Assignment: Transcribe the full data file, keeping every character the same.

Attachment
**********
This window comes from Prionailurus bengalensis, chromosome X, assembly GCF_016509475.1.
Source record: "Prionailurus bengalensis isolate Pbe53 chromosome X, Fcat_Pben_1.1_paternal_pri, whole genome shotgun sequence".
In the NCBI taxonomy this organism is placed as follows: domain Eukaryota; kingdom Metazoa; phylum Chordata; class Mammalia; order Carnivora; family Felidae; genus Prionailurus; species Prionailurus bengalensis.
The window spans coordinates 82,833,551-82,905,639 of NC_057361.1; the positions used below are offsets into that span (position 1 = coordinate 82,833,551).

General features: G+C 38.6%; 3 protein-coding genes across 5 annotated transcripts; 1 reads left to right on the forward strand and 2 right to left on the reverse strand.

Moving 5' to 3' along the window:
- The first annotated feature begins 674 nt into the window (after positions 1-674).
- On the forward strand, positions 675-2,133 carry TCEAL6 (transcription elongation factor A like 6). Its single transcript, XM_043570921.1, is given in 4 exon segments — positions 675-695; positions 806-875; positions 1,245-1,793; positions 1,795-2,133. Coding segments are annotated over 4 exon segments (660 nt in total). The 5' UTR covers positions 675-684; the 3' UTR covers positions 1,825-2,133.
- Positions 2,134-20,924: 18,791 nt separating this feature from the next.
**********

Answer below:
This window comes from Prionailurus bengalensis, chromosome X, assembly GCF_016509475.1.
Source record: "Prionailurus bengalensis isolate Pbe53 chromosome X, Fcat_Pben_1.1_paternal_pri, whole genome shotgun sequence".
In the NCBI taxonomy this organism is placed as follows: domain Eukaryota; kingdom Metazoa; phylum Chordata; class Mammalia; order Carnivora; family Felidae; genus Prionailurus; species Prionailurus bengalensis.
The window spans coordinates 82,833,551-82,905,639 of NC_057361.1; the positions used below are offsets into that span (position 1 = coordinate 82,833,551).

General features: G+C 38.6%; 3 protein-coding genes across 5 annotated transcripts; 1 reads left to right on the forward strand and 2 right to left on the reverse strand.

Moving 5' to 3' along the window:
- The first annotated feature begins 674 nt into the window (after positions 1-674).
- On the forward strand, positions 675-2,133 carry TCEAL6 (transcription elongation factor A like 6). Its single transcript, XM_043570921.1, is given in 4 exon segments — positions 675-695; positions 806-875; positions 1,245-1,793; positions 1,795-2,133. Coding segments are annotated over 4 exon segments (660 nt in total). The 5' UTR covers positions 675-684; the 3' UTR covers positions 1,825-2,133.
- Positions 2,134-20,924: 18,791 nt separating this feature from the next.